Rahul Gandhi Said "Ready To Work As Party Desires": Congress

Congress leaders said "no one was critical of Rahul Gandhi" at the meeting and the rebels "supported him".

Congress leaders said "no one was critical of Rahul Gandhi" at the meeting (File)

New Delhi:

Rahul Gandhi said he is "ready to work for the party as all desire" at a meeting today with Congress "dissenters" who had written a letter criticizing the leadership and calling for an overhaul earlier this year. The comment, greeted by applause from all present, including the rebels, has reinforced talk about the 50-year-old returning as Congress president as the party prepares to elect a chief in the New Year.

The five-hour meeting between Sonia Gandhi, Rahul Gandhi and Priyanka Gandhi Vadra and the so-called "rebels" on the lawns of the Congress interim president's 10 Janpath home marked the first move towards reconciliation after months of feuding, revolt and resignations.

Rahul Gandhi said, "I am willing to work for the party as all of you desire," senior Congress leader Pawan Bansal said after the meeting. The former Congress president reportedly also agreed that "better communication" was needed and the party needed to strengthen itself at the booth-level.

But sources say Mr Gandhi did not mince his words as he addressed veterans like Kamal Nath, who lost power in Madhya Pradesh after senior leader Jyotiraditya Scindia rebelled and switched to the BJP.

He reportedly told Kamal Nath that even though he was Chief Minister, "RSS officers" (BJP's ideological mentor Rashtriya Swayamsevak Sangh) ran Madhya Pradesh. To P Chidambaram, Mr Gandhi reportedly remarked that in his state Tamil Nadu, the Congress, at the booth level was only an adjunct to ally DMK at the booth level.

Asked whether Mr Gandhi's comment and the cheers that greeted it meant his return as chief, Mr Bansal said: "No one has an issue with Rahul Gandhi... don't put words in my mouth. The process of electing a congress president is in the process."

The dissidents reportedly remained firm on their position of demanding an election for the post of Congress president, the Congress Working Committee and the parliamentary board.

Some of the leaders outside the rebel group, like Mr Chidambaram, reportedly backed the demand and asked for a shift from the "general secretary approach" of running states. The state Congress chief should be empowered and booth level committees must be strengthened to help the Congress retain its voters, they suggested in what was described as a "free and frank discussion".

Rahul Gandhi's sister Priyanka Gandhi Vadra, the Congress general secretary in charge of Uttar Pradesh, talked about rebuilding the organization and "taking care of grassroots workers". She reportedly called for "better inner party communication".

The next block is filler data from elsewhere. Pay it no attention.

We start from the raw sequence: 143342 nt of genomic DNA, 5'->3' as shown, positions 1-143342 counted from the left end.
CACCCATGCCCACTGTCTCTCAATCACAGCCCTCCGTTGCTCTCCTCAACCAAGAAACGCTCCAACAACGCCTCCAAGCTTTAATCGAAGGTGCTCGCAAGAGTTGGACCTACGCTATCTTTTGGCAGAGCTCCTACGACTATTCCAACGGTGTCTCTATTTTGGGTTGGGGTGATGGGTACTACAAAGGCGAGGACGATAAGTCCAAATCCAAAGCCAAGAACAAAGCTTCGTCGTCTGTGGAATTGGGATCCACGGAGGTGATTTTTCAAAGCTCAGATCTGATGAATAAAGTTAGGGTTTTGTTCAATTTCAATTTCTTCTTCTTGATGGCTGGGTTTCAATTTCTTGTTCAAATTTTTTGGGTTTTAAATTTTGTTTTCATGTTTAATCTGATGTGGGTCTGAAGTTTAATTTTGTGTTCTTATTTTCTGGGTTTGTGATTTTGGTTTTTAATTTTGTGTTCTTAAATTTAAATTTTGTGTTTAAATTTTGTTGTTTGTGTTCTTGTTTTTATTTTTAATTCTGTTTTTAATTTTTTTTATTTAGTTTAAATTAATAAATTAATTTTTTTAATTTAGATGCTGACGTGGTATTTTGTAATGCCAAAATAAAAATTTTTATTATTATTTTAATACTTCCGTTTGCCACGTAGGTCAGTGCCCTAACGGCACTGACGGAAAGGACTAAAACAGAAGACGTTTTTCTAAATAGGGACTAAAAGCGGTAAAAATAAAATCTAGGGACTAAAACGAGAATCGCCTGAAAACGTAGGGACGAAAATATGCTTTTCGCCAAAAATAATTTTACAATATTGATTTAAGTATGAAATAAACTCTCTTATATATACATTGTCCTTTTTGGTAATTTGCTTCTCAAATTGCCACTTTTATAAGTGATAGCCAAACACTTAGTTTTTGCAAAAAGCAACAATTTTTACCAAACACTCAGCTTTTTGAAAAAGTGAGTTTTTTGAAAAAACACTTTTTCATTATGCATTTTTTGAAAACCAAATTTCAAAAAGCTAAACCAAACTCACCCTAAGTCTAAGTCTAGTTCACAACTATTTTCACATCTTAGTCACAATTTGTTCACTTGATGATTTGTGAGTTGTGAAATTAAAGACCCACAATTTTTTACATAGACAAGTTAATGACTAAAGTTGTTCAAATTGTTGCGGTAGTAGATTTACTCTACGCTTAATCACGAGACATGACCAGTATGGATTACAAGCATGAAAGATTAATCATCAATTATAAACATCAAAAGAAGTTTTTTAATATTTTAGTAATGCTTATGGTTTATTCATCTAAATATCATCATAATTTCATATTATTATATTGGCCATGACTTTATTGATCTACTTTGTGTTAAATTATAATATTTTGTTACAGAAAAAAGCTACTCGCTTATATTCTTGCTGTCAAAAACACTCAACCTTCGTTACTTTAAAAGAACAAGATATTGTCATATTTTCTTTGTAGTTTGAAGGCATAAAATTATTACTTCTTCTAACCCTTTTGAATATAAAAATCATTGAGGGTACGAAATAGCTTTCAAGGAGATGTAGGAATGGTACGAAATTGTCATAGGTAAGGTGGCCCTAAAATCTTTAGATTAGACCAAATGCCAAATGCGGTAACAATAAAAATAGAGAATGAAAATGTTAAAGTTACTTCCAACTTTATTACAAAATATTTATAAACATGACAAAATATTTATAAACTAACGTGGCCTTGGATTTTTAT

Congress leaders said "no one was critical of Rahul Gandhi" at the meeting and the rebels "supported him".

Rahul Gandhi quit as Congress president after the party's national election defeat last year, forcing Sonia Gandhi to take over as interim chief until the party elected a new chief. Since then, he has given no indication of any change of heart.

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On Friday, top Congress spokesperson Randeep Surjewala said "99.9 per cent" leaders in Congress wanted Rahul Gandhi to lead the party again but the final decision was his.

Over a year since his resignation, the Congress has not arrived at any clear solution to its leadership crisis. The party has also suffered an unending losing streak, not just in states, but also in local polls in states like Kerala and Rajasthan. It was completely outmaneuvered by the BJP in states like Karnataka and Madhya Pradesh, where rebellion brought its governments crashing down. In Rajasthan, a revolt has been barely kept under the lid.

A letter in August by 23 Congress leaders - dubbed the G-23 - noted the leadership drift and called for an "active and visible leadership" and collective decision-making.

Over the next few months, the letter writers found themselves isolated and shunned by the Gandhis, until today.

The Congress called it a the first of a series of meetings - to be held over the next 10 days - between the Gandhis and senior party leaders ahead of organizational elections.

"A positive discussion was started by Sonia Gandhi. She talked about defining the narrative , deciding the top leadership," Mr Bansal said.

"Sonia Gandhi said we all are one big family and should work to strengthen the party. There is no dissidence in Congress, all are committed to work unitedly to energise the party."

The dissenters, including Ghulam Nabi Azad, Shashi Tharoor and Anand Sharma, spoke directly to the Gandhis for the first time since the letter bomb. AK Antony, Ashok Gehlot and Ambika Soni were among the loyalists at the meeting.

Kamal Nath reportedly played a big part in getting Sonia Gandhi to agree to the meeting.